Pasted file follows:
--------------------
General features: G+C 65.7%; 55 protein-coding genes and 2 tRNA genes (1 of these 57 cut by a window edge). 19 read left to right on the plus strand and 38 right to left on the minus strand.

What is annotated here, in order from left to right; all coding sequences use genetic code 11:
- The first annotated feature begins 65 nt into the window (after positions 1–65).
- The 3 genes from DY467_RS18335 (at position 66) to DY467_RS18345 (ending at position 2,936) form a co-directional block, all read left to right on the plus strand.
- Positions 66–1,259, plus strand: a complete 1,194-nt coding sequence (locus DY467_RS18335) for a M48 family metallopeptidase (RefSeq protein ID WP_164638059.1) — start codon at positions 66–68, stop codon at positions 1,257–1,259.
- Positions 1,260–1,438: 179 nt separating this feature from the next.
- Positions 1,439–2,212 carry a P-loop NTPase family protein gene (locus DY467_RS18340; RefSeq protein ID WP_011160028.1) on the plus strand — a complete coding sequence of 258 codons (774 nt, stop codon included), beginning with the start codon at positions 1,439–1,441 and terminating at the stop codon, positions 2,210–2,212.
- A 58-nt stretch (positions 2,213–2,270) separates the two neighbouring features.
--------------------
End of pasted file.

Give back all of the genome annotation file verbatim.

General features: G+C 65.7%; 55 protein-coding genes and 2 tRNA genes (1 of these 57 cut by a window edge). 19 read left to right on the plus strand and 38 right to left on the minus strand.

What is annotated here, in order from left to right; all coding sequences use genetic code 11:
- The first annotated feature begins 65 nt into the window (after positions 1–65).
- The 3 genes from DY467_RS18335 (at position 66) to DY467_RS18345 (ending at position 2,936) form a co-directional block, all read left to right on the plus strand.
- Positions 66–1,259, plus strand: a complete 1,194-nt coding sequence (locus DY467_RS18335) for a M48 family metallopeptidase (RefSeq protein ID WP_164638059.1) — start codon at positions 66–68, stop codon at positions 1,257–1,259.
- Positions 1,260–1,438: 179 nt separating this feature from the next.
- Positions 1,439–2,212 carry a P-loop NTPase family protein gene (locus DY467_RS18340; RefSeq protein ID WP_011160028.1) on the plus strand — a complete coding sequence of 258 codons (774 nt, stop codon included), beginning with the start codon at positions 1,439–1,441 and terminating at the stop codon, positions 2,210–2,212.
- A 58-nt stretch (positions 2,213–2,270) separates the two neighbouring features.